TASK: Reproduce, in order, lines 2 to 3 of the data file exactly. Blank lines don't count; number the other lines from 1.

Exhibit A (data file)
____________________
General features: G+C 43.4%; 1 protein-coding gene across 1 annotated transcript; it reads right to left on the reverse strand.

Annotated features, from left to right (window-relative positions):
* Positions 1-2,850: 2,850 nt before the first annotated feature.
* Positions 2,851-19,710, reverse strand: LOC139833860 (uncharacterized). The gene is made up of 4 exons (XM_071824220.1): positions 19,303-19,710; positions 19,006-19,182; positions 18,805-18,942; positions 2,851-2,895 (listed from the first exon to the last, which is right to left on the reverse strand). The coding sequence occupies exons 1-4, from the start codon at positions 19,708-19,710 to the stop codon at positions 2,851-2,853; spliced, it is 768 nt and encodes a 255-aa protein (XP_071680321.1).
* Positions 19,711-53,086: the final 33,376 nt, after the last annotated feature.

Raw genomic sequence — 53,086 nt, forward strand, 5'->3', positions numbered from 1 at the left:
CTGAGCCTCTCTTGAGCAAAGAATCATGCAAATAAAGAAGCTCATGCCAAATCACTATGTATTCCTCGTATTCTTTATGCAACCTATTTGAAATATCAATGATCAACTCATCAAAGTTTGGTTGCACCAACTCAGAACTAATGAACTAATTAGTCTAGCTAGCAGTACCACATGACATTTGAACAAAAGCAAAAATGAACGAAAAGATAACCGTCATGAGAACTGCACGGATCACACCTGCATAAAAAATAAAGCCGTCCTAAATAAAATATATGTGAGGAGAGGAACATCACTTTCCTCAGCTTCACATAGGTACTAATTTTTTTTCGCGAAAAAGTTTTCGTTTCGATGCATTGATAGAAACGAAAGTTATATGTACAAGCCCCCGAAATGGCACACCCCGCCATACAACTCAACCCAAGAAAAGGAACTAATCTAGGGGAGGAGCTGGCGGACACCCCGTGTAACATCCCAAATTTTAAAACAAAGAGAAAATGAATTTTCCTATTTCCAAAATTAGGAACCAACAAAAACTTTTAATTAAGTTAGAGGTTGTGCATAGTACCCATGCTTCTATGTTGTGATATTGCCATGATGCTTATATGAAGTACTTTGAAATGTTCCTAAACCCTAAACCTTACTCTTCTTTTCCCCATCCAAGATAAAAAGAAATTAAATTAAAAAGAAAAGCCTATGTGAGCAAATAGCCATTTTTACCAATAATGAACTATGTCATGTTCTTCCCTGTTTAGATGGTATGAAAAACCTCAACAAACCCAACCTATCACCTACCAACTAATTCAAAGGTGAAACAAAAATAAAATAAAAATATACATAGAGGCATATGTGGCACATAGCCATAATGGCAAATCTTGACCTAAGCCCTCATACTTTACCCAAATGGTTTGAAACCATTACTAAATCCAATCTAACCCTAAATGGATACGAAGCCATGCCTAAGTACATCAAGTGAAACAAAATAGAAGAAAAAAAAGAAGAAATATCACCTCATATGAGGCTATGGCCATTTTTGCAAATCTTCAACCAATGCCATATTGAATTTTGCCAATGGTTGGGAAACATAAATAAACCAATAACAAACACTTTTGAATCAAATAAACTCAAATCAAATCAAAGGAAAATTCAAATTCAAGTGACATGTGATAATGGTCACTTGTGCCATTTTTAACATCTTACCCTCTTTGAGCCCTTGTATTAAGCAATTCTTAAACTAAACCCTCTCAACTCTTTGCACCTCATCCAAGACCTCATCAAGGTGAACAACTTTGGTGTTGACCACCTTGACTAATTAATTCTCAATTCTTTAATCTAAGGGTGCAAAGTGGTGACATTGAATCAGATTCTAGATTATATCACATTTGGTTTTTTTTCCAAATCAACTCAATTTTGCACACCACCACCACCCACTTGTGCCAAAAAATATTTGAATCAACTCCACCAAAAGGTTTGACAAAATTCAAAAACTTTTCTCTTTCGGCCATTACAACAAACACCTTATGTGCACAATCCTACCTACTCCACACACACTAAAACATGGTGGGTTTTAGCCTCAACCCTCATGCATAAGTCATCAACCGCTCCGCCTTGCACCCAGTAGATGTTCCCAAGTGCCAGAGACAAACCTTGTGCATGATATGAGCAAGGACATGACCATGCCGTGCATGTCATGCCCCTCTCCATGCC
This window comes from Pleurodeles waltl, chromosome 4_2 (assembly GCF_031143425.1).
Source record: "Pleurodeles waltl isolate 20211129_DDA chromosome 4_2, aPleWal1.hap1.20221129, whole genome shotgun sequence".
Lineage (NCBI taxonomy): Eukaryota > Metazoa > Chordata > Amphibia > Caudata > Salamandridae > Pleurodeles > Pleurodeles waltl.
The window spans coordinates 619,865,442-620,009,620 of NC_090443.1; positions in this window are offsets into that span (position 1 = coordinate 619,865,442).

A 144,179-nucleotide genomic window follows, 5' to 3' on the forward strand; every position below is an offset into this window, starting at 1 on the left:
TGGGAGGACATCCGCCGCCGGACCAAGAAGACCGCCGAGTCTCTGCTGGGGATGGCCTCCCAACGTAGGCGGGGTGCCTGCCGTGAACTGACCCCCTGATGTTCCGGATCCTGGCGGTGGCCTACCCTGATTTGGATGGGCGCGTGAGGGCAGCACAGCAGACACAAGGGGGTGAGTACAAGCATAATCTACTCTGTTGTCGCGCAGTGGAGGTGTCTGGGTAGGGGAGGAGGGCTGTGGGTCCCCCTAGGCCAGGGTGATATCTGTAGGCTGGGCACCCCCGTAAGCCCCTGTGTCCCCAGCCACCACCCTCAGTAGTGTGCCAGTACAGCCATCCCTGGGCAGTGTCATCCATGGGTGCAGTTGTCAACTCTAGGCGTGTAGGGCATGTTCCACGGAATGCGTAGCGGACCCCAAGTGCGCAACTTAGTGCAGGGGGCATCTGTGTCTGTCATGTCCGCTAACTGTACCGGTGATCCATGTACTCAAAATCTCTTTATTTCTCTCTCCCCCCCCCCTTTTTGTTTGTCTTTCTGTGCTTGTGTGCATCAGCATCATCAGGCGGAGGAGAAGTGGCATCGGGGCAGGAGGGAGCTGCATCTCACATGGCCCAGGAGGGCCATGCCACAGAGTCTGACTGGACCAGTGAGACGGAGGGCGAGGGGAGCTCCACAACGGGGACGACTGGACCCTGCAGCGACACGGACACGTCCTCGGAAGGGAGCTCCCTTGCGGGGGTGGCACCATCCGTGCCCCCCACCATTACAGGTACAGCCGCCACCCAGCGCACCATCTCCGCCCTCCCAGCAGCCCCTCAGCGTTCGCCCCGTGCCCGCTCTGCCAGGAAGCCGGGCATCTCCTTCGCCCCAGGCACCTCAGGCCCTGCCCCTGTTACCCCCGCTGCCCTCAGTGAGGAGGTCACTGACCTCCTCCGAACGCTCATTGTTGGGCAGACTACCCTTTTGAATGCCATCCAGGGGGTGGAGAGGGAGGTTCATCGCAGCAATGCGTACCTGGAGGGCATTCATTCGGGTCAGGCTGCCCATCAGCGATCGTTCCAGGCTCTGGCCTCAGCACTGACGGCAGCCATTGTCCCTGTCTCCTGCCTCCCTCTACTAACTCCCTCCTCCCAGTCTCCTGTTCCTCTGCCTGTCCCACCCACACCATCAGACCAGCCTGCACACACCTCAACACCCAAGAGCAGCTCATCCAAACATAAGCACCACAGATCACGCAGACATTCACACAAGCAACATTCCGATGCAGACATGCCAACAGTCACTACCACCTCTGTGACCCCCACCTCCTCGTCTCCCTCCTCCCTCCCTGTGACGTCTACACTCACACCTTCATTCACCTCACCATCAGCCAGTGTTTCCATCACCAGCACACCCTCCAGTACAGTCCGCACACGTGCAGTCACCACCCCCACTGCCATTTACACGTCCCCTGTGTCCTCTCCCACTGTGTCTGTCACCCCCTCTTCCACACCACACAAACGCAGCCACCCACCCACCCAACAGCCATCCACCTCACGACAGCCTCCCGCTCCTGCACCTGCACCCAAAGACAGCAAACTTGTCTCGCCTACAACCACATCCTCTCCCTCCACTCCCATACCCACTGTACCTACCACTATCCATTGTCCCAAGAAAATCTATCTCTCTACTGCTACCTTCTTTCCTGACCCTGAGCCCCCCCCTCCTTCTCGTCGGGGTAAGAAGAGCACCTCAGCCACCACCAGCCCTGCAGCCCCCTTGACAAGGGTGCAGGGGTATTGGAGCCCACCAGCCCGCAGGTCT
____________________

Annotated features, from left to right (window-relative positions):
* Positions 1-2,850: 2,850 nt before the first annotated feature.